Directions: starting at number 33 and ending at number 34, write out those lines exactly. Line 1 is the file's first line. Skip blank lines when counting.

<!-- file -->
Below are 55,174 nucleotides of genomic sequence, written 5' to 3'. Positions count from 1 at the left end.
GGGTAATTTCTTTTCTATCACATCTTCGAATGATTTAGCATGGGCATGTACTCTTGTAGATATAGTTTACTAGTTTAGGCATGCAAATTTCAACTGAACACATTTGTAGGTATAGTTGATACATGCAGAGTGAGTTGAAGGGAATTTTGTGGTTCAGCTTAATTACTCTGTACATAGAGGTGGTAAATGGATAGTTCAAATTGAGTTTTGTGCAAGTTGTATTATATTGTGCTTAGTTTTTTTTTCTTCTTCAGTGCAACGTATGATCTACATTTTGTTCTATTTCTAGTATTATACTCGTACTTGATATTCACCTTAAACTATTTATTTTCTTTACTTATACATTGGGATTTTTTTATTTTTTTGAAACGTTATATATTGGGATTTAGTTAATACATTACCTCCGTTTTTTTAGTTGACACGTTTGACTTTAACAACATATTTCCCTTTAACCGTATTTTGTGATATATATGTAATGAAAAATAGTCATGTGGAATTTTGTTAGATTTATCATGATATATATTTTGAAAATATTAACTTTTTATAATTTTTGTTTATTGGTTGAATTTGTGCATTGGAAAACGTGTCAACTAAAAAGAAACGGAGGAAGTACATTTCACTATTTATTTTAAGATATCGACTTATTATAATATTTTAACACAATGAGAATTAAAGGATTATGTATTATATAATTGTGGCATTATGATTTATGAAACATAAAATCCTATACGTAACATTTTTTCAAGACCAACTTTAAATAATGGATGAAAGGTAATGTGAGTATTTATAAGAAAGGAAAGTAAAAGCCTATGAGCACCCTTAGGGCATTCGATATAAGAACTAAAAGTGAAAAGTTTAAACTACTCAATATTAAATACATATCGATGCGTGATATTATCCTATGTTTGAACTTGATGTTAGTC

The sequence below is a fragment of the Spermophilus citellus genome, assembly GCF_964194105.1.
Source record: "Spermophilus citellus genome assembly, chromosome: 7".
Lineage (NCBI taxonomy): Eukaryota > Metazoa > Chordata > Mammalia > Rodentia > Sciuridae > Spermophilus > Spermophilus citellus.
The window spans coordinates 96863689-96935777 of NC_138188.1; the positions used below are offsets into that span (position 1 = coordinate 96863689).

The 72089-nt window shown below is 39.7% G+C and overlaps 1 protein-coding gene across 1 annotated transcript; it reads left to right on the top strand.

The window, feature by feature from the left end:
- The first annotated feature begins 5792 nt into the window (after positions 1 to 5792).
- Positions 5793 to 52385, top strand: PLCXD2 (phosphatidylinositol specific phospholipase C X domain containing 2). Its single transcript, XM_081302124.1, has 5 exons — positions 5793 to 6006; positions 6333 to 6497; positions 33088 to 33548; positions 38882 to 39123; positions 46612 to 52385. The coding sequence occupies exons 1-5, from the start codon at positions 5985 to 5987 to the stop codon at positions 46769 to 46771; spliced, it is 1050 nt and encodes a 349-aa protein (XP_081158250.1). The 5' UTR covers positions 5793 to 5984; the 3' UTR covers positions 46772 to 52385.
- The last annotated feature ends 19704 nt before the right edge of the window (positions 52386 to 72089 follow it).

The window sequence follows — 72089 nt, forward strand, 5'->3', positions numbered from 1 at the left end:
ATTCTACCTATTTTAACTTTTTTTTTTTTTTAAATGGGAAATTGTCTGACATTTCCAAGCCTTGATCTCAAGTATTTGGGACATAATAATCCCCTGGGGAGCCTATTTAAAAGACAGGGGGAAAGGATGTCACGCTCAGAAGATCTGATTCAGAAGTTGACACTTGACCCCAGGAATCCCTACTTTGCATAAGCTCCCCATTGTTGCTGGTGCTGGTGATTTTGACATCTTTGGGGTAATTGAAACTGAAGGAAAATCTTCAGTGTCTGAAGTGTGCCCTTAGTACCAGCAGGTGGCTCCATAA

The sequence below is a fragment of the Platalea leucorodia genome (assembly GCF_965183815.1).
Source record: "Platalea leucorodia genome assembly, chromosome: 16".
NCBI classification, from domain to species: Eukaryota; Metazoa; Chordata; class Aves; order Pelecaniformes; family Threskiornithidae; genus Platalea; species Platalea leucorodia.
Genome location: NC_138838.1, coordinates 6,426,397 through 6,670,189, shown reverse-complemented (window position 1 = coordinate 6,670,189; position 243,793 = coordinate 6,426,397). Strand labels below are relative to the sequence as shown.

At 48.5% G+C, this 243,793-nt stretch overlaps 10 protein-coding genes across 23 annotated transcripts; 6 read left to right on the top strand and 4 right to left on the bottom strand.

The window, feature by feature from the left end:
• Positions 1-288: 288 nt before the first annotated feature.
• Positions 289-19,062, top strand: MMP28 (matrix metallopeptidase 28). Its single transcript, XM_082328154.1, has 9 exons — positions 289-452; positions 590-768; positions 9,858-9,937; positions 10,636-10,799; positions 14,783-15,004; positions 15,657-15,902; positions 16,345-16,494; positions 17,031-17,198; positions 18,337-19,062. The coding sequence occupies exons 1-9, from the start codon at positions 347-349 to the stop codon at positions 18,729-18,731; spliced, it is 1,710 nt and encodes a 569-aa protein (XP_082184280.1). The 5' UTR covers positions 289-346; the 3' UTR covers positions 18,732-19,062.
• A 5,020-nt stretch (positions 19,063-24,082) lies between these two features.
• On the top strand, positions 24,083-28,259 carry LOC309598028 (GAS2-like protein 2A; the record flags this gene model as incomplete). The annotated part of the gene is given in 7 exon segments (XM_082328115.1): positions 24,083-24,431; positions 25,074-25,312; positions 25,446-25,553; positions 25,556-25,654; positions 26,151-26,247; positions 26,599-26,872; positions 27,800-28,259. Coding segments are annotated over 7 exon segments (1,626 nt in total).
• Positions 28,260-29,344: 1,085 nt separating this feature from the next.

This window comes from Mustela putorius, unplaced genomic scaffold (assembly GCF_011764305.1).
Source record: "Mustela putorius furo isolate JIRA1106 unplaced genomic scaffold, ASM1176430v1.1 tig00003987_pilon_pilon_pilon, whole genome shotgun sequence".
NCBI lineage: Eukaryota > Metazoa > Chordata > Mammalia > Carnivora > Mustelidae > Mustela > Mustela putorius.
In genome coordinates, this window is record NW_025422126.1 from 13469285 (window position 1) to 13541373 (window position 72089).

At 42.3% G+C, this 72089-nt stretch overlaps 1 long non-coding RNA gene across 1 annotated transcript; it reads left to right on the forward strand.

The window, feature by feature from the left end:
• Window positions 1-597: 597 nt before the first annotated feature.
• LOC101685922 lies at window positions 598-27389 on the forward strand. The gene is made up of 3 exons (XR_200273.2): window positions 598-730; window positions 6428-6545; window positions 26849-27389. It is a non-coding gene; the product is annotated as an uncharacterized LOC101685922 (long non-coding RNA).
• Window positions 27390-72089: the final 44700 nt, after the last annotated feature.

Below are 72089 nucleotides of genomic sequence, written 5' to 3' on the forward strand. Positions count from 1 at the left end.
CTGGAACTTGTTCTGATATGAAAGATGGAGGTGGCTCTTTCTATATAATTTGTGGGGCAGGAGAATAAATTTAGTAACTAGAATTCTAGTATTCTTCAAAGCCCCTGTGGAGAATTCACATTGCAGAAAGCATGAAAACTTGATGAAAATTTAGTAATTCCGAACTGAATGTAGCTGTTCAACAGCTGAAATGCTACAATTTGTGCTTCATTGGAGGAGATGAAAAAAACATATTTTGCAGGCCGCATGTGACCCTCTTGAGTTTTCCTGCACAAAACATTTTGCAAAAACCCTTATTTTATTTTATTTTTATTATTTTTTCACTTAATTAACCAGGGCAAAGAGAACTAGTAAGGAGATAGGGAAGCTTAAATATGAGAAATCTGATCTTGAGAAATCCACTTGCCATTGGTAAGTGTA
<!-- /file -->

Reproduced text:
• Window positions 27390-72089: the final 44700 nt, after the last annotated feature.

Below are 72089 nucleotides of genomic sequence, written 5' to 3' on the forward strand. Positions count from 1 at the left end.